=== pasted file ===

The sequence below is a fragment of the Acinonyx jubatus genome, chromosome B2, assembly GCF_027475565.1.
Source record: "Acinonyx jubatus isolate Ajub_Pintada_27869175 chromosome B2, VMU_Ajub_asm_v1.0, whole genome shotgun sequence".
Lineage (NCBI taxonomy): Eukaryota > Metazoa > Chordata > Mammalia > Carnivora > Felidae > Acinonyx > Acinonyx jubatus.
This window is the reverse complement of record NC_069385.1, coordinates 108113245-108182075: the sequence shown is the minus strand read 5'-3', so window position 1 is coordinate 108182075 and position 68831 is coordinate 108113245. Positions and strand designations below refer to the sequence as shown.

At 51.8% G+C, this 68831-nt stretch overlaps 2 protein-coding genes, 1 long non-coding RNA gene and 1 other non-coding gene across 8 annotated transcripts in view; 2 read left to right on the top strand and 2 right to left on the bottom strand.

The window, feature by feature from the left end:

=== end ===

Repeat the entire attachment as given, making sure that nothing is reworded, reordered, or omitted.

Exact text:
The sequence below is a fragment of the Acinonyx jubatus genome, chromosome B2, assembly GCF_027475565.1.
Source record: "Acinonyx jubatus isolate Ajub_Pintada_27869175 chromosome B2, VMU_Ajub_asm_v1.0, whole genome shotgun sequence".
Lineage (NCBI taxonomy): Eukaryota > Metazoa > Chordata > Mammalia > Carnivora > Felidae > Acinonyx > Acinonyx jubatus.
This window is the reverse complement of record NC_069385.1, coordinates 108113245-108182075: the sequence shown is the minus strand read 5'-3', so window position 1 is coordinate 108182075 and position 68831 is coordinate 108113245. Positions and strand designations below refer to the sequence as shown.

At 51.8% G+C, this 68831-nt stretch overlaps 2 protein-coding genes, 1 long non-coding RNA gene and 1 other non-coding gene across 8 annotated transcripts in view; 2 read left to right on the top strand and 2 right to left on the bottom strand.

The window, feature by feature from the left end: